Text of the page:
Obituary of Nic Sarfati
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Nissim Sarfati, also known as Nic, friends and family affectionately called him Mimi., was born June 24th, 1921. He was the youngest of 7 siblings and grew up in Athens with his 5 brothers and his sister. His parents owned the only Kosher Hotel in Greece. He was part of a Jewish Boy Scout Troop. He attended University of Athens and was very close to graduating with his Law degree, when the Nazis invaded Greece. He was captured and sent to a slave labor camp in Northern Greece. His parents, sister, and her family were captured and sent to Auschwitz, victims of the Nazis Gas Chambers. His eldest brother was an officer in Greek army and a well-known surgeon, but was also captured by the Nazis. Unfortunately, none of his captured family survived, and this was a harsh reality for the youngest son who was so beloved by his family.
He was reunited with his brother Dino, in the slave labor camp where he was being held, after being there 4 months. Together the two brothers eventually escaped their captors and found their way to safety thanks to a quickly hatched plan by Nic. Nic hid in villages for a time, and in one served as a young Judge for civil cases, before finally making his way back to Athens. In Athens, he was eventually able to find his brothers and survived until the end of the war.
He was immediately drafted into the Greek army, and was sent to Officer Academy due to his level of education. During this time, he met the love of his life, Elsie Matalon, at a Jewish Social Club. With her father’s blessing, they would marry and start a family, while he was still in the army fighting communist insurgents for eight more years. Their first son Marck Sarfati, was born in 1950. Nic and Elsie decided to emigrate to America where they believed they could have a better safer future for their new family.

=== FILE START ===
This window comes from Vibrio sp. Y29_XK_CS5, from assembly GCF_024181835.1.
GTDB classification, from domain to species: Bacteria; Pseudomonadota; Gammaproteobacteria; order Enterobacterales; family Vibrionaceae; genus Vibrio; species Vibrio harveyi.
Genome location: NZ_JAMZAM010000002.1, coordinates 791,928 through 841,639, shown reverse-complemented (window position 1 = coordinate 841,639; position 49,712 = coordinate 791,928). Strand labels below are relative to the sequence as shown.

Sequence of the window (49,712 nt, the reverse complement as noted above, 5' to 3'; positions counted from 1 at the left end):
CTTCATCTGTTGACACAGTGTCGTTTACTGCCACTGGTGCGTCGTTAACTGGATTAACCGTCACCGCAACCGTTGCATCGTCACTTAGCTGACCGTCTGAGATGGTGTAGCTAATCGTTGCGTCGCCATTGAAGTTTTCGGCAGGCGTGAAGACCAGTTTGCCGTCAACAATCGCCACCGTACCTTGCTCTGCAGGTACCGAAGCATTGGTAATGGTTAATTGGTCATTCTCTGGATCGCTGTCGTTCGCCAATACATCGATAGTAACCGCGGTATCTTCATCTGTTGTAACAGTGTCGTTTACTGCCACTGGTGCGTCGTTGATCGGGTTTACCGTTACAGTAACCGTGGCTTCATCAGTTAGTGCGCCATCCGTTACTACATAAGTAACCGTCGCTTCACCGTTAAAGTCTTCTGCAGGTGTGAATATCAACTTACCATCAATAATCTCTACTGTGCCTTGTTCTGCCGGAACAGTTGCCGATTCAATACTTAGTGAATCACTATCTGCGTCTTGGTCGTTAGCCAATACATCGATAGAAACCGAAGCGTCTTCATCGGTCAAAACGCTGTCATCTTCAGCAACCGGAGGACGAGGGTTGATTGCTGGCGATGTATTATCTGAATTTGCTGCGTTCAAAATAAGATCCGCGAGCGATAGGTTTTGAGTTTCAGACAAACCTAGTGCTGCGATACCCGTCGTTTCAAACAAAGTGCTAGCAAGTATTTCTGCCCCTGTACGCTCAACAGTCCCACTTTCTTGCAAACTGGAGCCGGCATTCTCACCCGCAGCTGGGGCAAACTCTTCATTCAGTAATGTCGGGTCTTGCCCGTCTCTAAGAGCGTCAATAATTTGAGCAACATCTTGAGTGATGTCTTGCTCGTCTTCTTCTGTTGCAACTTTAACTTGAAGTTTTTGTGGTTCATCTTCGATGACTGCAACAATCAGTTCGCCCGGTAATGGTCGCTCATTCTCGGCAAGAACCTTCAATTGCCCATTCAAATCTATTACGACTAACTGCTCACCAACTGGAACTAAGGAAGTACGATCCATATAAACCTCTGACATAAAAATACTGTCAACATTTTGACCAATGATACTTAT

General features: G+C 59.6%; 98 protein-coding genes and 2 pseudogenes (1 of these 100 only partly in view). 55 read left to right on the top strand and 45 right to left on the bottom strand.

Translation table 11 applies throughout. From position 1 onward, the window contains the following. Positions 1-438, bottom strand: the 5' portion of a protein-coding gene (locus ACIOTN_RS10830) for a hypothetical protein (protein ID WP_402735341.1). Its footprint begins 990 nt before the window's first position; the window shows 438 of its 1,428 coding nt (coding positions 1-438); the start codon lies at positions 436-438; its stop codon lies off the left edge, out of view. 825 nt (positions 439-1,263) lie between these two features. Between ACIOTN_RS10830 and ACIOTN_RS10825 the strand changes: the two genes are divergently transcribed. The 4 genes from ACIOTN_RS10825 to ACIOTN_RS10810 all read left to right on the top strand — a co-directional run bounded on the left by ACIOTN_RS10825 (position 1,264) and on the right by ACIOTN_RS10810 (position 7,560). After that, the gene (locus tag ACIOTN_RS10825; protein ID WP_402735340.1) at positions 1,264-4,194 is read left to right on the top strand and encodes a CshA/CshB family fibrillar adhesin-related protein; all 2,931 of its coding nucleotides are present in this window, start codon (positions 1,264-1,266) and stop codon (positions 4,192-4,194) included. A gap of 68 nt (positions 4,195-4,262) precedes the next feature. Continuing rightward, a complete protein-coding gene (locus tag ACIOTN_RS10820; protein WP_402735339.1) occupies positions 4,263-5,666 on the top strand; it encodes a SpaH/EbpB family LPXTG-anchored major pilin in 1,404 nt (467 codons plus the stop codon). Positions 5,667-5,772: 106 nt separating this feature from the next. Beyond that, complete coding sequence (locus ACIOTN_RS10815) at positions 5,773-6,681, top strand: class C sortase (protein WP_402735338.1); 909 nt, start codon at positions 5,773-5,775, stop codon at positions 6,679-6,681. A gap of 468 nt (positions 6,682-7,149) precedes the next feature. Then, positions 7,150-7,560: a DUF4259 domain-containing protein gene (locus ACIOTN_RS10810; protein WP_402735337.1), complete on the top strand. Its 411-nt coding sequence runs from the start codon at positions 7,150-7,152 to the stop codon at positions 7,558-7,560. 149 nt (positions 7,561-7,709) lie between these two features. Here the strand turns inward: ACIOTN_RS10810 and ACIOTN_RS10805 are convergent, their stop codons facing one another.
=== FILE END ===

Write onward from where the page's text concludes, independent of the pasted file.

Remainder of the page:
In 1955 they finally got permission to immigrate to the United States. They took a boat, passed through Ellis Island, where Nissim’s name was changed to Nic, and then made their way to Milwaukee, where Nic’s brother Jack and his family were living.
After 2 years they made their way to Los Angeles where they lived for the rest of their lives. In 1958, their son Albert was born. Nic was working at Fedco at the time, but decided to start his own business, so he opened his first grocery store in Venice Beach. After 5 years he lost his lease and then opened the Beach House Market just 2 blocks away. He was successful there and also helped many of his friends in Sephardic Greek community open grocery stores as well. In Venice Beach, he was affectionately known as Papa Nic, as many of his customers called him, due to his generosity and willingness to help people some even getting credit on a monthly basis until they could get caught up. He was tough when he needed to be, and kind when it was called for. Nic and Elsie enjoyed socializing with the other Greek Jews who had settled in the Los Angeles area, and for quite some time, there was a considerable size group on LA’s westside. Nic had his grocery store, The Beach House Market, until he retired in the 80’s, and was well known and beloved in Venice Beach by the locals.
Nic lost his wife Elsie in 2004, and was devastated, but found the strength to carry on. He continued to see friends and family until the very end of his life. His son Marck moved in to help his long term caregiver Christina take care of Nic three years ago. He passed away peacefully on February 3rd, 2018 surrounded by family at his home. Nic is survived by Marck Sarfati, Kathy Brown (Marck’s longtime companion), and Albert and Cindy Sarfati, grandchildren Michael and Stephanie Sarfati, nieces, Janine Arseneau, Evi Sarfati, and Jenny Kurman. Nic will be greatly missed by his loving family and all those whose lives he touched.